The Israeli government needs to get over its public spat with the United States on Iran, Foreign Minister Avigdor Liberman said Tuesday, launching a surprising attack on Prime Minister Benjamin Netanyahu, who has openly criticized Washington’s approach in nuclear talks with Tehran in recent days.

“We need to understand that relations with US are foundations set in stone; without them we can’t maneuver in the contemporary world,” Liberman said. “All these differences of opinion, which are natural and have always existed, should simply not be aired as publicly as they were. I think a step to calm them is important, and we will already start dealing with this tomorrow.”

The minister was addressing Israel’s diplomatic corps in the Foreign Ministry in Jerusalem for the first time since retaking the helm on Monday. His remarks came as a surprise because in the past his uncompromising stances vis-a-vis the Palestinians and Iran have occasionally caused tension with Washington. The move seemed to be an attempt to present a friendlier, more moderate public face to the world, and Washington in particular.

Liberman’s remarks came close on the heels of a bitter back-and-forth between Netanyahu and US Secretary of State John Kerry over last weekend’s negotiations between world powers and Iran.

After rumors that a prospective deal with Iran was in the offing Friday, Netanyahu urged Kerry not to sign an agreement with Tehran. On Sunday Kerry shot back that the US was “not blind, and I don’t think we’re stupid.” The prime minister on Monday urged world powers to push for a “better” deal with Iran. Kerry batted away Netanyahu’s criticism, saying Netanyahu “needs to recognize that no agreement” with Iran had been reached and that his opposition was premature. “The time to oppose [a deal] is when you see what it is,” he said. “Not to oppose the effort to find out what is possible.” Jerusalem shot back by saying it would be too late, once a deal was done, to oppose it.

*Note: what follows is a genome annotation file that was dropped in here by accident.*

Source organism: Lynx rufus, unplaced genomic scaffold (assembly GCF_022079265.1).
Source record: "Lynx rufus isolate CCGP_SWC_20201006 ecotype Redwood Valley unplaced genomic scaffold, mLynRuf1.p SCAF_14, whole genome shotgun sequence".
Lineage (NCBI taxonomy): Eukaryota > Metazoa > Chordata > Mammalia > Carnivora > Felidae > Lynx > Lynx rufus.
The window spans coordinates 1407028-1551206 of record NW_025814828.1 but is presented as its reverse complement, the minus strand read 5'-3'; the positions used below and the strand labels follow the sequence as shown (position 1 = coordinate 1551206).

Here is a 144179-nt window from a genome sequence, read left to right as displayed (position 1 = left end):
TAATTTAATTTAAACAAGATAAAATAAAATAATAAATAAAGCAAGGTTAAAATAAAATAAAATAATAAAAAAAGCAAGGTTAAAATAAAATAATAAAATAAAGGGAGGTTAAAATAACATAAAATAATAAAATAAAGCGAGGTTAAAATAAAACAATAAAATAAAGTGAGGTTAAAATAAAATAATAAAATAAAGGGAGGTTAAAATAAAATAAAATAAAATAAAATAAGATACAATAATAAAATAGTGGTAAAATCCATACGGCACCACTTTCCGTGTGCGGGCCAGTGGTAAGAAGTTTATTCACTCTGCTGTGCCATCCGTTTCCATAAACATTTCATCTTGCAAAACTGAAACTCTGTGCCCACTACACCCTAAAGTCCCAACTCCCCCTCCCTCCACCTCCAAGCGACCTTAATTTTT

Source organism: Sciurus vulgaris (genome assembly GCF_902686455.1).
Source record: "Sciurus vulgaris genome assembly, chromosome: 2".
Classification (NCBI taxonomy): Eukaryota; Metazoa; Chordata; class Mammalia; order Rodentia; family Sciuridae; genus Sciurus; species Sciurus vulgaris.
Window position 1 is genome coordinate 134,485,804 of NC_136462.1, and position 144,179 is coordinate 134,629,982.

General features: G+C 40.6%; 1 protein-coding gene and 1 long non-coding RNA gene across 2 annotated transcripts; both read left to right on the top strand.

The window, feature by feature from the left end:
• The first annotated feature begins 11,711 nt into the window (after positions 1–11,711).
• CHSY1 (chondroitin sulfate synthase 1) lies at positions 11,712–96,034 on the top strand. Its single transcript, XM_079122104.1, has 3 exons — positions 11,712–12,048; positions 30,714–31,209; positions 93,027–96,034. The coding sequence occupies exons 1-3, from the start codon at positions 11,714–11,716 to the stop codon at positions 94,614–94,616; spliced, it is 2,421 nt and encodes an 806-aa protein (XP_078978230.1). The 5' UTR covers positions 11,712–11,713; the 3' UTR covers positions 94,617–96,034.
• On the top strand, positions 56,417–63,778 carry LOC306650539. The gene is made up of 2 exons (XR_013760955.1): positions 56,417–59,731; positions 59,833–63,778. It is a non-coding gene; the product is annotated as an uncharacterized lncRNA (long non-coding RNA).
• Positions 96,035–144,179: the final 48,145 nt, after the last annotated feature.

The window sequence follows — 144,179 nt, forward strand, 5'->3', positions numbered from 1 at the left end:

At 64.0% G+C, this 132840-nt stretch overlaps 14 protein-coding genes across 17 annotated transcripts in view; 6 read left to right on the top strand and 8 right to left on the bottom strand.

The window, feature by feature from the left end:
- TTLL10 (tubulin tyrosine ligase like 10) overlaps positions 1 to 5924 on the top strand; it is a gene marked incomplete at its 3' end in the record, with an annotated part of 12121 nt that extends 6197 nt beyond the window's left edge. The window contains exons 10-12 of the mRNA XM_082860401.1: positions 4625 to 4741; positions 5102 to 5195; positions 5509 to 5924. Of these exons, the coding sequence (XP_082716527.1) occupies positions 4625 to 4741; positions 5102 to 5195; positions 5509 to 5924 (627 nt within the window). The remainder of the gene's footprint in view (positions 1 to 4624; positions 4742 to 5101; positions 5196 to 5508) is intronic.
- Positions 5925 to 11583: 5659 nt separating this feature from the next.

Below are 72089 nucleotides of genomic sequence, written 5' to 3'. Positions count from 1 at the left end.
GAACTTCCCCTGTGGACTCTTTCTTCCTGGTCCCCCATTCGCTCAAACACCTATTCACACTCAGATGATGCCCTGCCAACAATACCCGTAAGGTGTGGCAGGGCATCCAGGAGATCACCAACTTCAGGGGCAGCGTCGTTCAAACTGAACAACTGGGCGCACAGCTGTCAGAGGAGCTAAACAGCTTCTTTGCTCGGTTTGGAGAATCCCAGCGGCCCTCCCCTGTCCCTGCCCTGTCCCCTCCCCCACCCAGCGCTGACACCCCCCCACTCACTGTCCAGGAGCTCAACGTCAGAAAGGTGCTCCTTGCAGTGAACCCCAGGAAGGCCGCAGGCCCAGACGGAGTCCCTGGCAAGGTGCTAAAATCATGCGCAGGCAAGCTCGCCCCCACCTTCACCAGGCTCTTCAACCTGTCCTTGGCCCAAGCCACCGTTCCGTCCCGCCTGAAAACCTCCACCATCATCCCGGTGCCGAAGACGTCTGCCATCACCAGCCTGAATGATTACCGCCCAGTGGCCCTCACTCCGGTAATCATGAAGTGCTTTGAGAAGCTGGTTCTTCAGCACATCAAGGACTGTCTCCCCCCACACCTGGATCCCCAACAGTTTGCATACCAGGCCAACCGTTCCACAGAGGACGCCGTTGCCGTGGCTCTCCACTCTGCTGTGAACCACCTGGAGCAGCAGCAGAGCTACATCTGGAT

Liberman said that US-Israel relations remain “stable and good” and that nothing would change that. Differences of opinion between the allies are natural, he added, and have existed from before Israel’s creation.

“We need to deal with this in the most natural manner,” Liberman said.

The Yisrael Beytenu party leader resigned his foreign minister post in December 2012 pending resolution of a court case against him.

Last week, a three-judge panel at the Jerusalem Magistrate’s Court unanimously acquitted Liberman of fraud and breach of trust charges, clearing the way for him to return as foreign minister.

The Knesset on Monday approved his reappointment as Israel’s top diplomat with 62 for and 17 against, and he was sworn in at a Knesset ceremony.

The foreign minister held his first working meeting on Tuesday morning with US Ambassador Dan Shapiro.